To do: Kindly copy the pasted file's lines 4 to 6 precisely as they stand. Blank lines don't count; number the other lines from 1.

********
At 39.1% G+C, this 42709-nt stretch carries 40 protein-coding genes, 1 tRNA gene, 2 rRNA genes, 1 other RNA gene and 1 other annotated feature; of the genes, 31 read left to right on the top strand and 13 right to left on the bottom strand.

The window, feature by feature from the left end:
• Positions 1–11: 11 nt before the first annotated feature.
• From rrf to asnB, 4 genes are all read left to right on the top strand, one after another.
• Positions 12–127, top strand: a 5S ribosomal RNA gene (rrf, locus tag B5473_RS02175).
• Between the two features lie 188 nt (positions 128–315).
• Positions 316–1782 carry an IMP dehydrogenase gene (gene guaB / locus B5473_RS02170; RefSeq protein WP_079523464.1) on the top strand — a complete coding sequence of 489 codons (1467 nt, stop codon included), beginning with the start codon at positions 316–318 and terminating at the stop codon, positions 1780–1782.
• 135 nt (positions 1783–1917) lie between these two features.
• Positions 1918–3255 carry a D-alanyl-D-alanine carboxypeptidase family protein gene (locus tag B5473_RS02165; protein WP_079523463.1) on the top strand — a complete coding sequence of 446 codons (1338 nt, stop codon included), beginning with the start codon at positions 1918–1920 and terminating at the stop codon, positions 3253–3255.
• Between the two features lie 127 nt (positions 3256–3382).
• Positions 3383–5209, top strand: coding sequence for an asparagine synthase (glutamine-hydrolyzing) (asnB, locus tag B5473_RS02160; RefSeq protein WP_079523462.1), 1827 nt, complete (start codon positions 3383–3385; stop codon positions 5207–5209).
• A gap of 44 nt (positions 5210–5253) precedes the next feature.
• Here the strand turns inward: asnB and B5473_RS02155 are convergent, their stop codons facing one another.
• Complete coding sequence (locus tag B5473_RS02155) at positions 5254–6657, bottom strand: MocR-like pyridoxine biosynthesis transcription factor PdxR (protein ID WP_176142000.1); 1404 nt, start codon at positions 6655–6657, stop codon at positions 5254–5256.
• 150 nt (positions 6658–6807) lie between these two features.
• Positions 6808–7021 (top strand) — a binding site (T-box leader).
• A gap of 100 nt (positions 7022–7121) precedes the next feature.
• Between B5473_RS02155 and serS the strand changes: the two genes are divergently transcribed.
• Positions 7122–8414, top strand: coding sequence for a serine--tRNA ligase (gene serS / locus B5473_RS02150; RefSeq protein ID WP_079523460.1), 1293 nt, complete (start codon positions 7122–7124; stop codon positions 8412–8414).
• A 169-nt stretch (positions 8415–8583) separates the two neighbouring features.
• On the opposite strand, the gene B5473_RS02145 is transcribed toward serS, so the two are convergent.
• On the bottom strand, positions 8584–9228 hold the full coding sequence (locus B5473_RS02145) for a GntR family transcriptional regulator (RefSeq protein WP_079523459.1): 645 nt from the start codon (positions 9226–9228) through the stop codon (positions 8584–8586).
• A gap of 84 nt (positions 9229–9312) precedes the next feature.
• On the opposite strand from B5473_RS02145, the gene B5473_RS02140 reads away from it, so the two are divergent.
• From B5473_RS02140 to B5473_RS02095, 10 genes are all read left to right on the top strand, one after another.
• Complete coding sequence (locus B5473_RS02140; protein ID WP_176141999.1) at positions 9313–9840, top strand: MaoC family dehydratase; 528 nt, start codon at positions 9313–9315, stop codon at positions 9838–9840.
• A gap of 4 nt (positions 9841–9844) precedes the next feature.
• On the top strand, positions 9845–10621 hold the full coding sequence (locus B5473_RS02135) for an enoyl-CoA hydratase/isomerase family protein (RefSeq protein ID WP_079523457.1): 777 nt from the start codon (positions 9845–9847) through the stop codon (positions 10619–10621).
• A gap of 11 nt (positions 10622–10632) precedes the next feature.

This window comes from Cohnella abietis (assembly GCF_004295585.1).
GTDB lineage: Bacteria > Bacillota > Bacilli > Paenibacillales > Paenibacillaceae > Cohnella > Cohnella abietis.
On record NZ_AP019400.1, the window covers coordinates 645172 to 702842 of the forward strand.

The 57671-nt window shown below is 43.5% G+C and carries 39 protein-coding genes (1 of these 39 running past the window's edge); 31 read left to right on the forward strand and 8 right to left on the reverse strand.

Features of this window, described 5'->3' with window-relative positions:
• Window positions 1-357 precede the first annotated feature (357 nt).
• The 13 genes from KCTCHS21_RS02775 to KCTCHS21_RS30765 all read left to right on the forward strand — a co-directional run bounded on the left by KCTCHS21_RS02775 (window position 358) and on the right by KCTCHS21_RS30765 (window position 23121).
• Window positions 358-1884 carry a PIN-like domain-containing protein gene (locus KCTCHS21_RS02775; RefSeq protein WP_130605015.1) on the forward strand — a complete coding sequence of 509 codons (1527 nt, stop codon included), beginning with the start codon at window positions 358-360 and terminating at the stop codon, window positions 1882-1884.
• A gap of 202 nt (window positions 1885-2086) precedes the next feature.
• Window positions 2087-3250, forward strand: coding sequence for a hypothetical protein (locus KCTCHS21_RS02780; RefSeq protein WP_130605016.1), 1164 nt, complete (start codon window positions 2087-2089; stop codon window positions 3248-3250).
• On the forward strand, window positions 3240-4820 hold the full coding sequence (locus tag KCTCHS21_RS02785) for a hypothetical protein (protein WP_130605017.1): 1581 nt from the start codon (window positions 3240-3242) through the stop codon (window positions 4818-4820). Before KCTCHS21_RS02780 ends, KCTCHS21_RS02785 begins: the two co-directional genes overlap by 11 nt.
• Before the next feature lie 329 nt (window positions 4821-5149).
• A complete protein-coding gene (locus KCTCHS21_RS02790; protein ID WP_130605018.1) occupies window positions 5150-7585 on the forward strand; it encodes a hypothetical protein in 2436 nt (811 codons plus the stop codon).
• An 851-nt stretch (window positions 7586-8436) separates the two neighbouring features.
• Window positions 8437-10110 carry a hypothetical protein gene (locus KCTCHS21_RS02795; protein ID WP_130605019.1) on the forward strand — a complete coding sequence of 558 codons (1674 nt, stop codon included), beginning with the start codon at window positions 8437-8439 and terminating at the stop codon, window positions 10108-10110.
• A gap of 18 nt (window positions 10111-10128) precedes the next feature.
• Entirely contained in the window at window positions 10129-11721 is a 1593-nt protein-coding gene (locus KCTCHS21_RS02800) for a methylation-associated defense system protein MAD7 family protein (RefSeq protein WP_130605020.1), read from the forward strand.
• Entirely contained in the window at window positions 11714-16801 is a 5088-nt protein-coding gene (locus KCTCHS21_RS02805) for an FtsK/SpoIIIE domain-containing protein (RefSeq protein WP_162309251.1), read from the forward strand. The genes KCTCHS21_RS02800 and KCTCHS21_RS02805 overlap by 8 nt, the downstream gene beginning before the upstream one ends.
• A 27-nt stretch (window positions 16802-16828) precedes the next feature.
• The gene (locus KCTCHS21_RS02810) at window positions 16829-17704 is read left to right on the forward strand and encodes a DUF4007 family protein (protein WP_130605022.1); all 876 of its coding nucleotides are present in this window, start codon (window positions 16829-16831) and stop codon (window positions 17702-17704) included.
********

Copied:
• From rrf to asnB, 4 genes are all read left to right on the top strand, one after another.
• Positions 12–127, top strand: a 5S ribosomal RNA gene (rrf, locus tag B5473_RS02175).
• Between the two features lie 188 nt (positions 128–315).